Fiachaidh Sraibhthine son of Cairbre Lithfeachair, son of Cormac, son of Art Aoinfhear, son of Conn Ceadchathach of the race of Eireamhon, held the sovereignty of Ireland thirty-three years, and fell by the three Collas in the Battle of Dubhchumair. Aoife, daughter of the king of the Gallghaedheal, was the wife of Fiachaidh Sraibhthine, and mother of Muireadhach Tireach; and he was called Fiachaidh Sraibhthine, for it was at Dun Sraibhthine i Connaught he was fostered. Now in order that this event may be better understood, we shall set down here, from the Psalter of Cashel, the cause of the Battle of Dubhchumair, and an account of the relationship that existed between the Collas and Fiachaidh Sraibhthine.

It is at Cairbre Lithfeachair that the Oirghialla—that is, the family of the Collas—separate in their pedigree from the clanna Neill and the Connachtaigh. And Fiachaidh Sraibhthine son of Cairbre Lithfeachair was grandfather of Eochaidh Muighmheadhon son of Muireadhach Tireach, son of Fiachaidh Sraibhthine; and it is from this Muireadhach that the clanna Neill and the men of Connaught are descended. Eochaidh Doimhlean son of Cairbre Lithfeachair was brother to Fiachaidh Sraibhthine; and this Eochaidh had three sons, to wit, the three Collas, and from these are descended the Ui Mac Uais, the Ui Criomhthainn, and the Modhornaigh. The real names of the three Collas referred to were Cairioll, Muireadhach, and Aodh. Here is the seancha's statement of this matter:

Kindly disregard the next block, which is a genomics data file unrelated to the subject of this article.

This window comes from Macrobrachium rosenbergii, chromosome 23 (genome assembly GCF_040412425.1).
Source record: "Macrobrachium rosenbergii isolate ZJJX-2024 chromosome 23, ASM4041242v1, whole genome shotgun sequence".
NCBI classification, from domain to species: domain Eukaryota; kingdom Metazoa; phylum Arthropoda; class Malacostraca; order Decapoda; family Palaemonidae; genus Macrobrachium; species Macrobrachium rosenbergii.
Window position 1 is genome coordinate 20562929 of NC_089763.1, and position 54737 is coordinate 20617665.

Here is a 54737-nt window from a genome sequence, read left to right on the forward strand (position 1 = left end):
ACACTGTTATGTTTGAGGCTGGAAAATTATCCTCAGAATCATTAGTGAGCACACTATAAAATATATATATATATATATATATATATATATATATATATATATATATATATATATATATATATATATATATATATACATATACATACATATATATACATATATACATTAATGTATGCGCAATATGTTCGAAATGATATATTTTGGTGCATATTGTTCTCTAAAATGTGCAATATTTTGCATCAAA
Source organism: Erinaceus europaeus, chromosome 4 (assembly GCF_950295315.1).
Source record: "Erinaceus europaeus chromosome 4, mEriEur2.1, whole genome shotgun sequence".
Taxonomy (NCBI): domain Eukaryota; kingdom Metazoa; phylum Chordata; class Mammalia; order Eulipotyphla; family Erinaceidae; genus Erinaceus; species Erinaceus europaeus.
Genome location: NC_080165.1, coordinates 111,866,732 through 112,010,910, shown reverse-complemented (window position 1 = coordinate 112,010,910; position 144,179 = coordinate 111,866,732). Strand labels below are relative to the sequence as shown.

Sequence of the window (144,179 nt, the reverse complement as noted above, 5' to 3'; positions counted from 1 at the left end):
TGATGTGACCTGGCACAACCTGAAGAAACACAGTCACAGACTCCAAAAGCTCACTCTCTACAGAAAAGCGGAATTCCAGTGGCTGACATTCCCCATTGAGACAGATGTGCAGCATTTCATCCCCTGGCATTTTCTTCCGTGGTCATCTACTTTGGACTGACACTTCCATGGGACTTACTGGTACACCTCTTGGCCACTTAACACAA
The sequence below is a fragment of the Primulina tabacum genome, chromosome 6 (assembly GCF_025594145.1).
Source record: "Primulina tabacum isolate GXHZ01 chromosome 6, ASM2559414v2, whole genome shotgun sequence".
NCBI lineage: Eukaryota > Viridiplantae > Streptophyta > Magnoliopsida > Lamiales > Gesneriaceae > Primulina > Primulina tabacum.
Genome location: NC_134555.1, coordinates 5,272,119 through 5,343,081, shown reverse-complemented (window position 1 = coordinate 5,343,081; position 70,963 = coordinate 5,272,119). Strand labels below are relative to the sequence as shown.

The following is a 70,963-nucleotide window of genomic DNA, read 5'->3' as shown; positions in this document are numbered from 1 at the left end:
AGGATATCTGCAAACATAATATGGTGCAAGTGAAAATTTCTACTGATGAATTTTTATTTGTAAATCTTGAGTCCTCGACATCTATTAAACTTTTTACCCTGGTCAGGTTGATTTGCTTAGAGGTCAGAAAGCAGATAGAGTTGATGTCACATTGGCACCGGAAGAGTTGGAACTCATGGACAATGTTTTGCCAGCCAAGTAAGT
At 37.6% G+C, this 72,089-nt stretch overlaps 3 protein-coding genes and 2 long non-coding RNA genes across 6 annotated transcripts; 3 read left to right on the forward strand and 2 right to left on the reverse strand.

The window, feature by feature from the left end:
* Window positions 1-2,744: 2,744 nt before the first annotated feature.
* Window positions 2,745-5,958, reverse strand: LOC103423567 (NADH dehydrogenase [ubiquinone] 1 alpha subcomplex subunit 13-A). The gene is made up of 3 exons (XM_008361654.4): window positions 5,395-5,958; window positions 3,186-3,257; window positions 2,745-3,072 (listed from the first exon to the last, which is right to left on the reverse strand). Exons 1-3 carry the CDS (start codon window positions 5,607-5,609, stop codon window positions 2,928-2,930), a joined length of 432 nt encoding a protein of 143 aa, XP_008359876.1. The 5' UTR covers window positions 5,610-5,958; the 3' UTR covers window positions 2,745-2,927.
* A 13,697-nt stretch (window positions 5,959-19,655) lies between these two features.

1. The three sons of Eochaidh, great their fame,
      The three Collas we have heard of;
      Colla Meann, Colla fo Chri,
      And Colla Uais the high king.

    1. The names of the three I know,
      And they slew the high king
      On yon wide bright plain,
      Aodh Muireadhach and Cairioll.

    1. Cairioll, Colla Uais the king,
      Muireadhach, Colla fo Chri,
      Aodh, Colla Meann, great his fame;
      These three were mighty beyond all strength.